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Paul Schrader's directorial masterpiece is a classy and imaginative portrait enriched by a stunning score and impressive cinematography. Read critic reviews

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Mishima Photos

Movie Info

Fact, fiction and dramatization illustrate events in the life of controversial author-militarist Yukio Mishima.

Cast & Crew

Critic Reviews for Mishima

All Critics (28) | Top Critics (11) | Fresh (25) | Rotten (3)

  • One of the most gorgeous and sophisticated portraits of an artist ever put on film.

    April 9, 2018 | Full Review…
  • A very stylish, if emotionally constrained film.

    February 5, 2018 | Rating: 4/5 | Full Review…
  • "Mishima" tries to make sense of both its subject's life and his work, and ends up illuminating neither.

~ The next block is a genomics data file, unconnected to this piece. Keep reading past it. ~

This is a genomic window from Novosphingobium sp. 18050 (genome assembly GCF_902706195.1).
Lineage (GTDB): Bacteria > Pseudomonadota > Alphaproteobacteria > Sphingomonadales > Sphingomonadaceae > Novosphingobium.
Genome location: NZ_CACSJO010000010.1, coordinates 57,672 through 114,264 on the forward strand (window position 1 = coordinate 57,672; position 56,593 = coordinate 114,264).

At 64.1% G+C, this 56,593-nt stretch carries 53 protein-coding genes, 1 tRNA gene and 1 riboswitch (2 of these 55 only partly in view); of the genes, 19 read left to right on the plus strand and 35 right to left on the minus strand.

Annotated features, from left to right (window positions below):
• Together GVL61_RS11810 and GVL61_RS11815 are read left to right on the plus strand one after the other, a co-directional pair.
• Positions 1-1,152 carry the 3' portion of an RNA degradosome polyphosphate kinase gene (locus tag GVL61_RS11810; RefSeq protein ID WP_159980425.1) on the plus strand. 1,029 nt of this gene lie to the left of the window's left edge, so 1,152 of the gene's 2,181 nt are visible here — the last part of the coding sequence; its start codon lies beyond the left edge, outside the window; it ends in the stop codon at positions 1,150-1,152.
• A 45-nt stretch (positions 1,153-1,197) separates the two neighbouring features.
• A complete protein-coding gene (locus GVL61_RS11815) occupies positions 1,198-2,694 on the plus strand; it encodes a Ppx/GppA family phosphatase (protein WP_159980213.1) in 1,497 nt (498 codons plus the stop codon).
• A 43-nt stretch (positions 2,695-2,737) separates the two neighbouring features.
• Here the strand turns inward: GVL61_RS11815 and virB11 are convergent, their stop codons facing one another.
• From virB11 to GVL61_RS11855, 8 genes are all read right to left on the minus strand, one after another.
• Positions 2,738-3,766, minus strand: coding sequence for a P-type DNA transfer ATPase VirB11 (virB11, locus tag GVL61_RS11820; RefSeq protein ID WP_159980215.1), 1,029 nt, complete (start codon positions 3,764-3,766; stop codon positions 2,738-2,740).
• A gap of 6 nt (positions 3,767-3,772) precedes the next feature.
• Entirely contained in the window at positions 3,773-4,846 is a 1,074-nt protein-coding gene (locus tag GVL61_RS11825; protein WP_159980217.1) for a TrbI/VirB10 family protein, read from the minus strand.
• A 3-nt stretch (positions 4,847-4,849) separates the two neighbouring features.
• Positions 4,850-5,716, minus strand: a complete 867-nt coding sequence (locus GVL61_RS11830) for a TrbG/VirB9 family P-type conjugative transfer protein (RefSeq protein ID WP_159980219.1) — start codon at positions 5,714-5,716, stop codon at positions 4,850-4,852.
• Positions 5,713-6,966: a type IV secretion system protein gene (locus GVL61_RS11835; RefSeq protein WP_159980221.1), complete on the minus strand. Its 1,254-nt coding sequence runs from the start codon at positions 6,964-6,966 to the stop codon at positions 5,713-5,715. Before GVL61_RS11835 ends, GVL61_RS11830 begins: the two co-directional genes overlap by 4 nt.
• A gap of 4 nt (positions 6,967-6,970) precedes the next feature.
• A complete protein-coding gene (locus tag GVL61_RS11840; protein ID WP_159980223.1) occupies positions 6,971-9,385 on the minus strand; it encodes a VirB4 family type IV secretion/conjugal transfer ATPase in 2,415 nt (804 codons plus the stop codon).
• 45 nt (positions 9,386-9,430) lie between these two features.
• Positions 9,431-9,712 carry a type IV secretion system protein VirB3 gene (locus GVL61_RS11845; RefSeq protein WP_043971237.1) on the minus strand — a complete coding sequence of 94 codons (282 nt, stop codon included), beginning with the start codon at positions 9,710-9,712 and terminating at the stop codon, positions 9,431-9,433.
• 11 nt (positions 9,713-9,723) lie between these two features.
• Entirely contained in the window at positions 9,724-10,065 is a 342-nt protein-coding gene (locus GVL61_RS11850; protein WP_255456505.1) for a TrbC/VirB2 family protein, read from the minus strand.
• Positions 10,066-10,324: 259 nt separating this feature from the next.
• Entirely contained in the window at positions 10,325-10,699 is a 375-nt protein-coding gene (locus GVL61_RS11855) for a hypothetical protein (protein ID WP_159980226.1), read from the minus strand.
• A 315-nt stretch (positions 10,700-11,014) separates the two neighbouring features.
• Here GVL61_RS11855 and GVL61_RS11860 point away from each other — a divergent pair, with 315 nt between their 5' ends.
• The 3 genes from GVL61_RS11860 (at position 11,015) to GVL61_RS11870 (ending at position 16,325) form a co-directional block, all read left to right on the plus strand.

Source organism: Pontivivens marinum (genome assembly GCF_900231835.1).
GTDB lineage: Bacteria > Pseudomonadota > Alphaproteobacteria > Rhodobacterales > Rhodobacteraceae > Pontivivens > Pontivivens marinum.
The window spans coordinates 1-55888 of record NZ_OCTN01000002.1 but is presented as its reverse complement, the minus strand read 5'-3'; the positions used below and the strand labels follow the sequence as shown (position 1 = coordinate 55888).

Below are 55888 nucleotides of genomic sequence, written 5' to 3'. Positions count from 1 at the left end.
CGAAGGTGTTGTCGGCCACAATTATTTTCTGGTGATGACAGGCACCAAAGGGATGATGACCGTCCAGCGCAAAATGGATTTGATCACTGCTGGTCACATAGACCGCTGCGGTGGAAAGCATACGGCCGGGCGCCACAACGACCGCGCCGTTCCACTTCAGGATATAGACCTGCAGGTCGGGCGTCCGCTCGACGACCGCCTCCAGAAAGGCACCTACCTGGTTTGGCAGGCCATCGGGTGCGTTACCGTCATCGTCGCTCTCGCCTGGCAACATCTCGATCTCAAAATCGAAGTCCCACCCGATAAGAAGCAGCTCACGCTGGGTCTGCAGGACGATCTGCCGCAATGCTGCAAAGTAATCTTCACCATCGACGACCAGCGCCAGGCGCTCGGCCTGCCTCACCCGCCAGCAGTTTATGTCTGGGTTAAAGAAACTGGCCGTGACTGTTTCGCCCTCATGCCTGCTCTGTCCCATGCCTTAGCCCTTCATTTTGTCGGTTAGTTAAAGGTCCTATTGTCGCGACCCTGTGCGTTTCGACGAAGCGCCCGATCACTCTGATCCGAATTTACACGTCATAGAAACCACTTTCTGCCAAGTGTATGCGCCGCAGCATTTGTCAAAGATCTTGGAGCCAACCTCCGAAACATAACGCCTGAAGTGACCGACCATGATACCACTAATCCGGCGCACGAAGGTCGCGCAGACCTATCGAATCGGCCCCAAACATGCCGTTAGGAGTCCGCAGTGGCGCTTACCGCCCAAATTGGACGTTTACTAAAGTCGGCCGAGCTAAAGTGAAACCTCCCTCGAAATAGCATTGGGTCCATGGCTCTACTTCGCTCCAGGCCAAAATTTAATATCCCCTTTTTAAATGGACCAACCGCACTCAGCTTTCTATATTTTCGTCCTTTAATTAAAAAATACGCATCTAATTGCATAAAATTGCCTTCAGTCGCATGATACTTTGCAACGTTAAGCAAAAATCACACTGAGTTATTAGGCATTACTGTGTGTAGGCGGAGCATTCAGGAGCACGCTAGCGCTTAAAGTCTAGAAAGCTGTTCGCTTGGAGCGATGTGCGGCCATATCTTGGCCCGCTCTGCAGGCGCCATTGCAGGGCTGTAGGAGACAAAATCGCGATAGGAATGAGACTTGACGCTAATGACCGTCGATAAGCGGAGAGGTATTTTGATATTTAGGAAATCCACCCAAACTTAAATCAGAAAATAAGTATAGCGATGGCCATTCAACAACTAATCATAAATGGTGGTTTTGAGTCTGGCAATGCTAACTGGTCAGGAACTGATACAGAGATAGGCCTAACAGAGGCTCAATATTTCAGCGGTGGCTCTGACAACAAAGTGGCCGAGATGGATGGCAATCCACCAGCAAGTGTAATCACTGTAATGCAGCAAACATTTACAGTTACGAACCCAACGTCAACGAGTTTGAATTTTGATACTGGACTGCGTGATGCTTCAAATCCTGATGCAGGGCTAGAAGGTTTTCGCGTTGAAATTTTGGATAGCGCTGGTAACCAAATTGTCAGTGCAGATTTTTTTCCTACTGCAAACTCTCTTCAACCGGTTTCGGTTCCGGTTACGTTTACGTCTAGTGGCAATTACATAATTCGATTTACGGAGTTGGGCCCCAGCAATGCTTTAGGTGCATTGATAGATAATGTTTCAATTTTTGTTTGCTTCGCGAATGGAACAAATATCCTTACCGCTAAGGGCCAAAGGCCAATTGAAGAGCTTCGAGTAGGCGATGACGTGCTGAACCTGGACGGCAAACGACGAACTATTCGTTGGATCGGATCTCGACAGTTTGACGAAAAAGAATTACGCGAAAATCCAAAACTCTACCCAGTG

January 3, 2018 | Full Review…
  • Paul Schrader's 1985 biopic necessarily guts his controversial life - but the visual style is superb.

    July 10, 2009 | Rating: 4/5
  • Graced with a throbbing orchestral score from Philip Glass and John Bailey's luminous photography, this is appropriately monumental filmmaking.

    July 10, 2009 | Rating: 5/5 | Full Review…
  • The gorgeous, artsy 1985 biopic Mishima: A Life in Four Chapters is the best movie that Paul Schrader has yet directed.

    July 10, 2009 | Rating: 4/5 | Full Review…

Audience Reviews for Mishima

  • Jul 25, 2017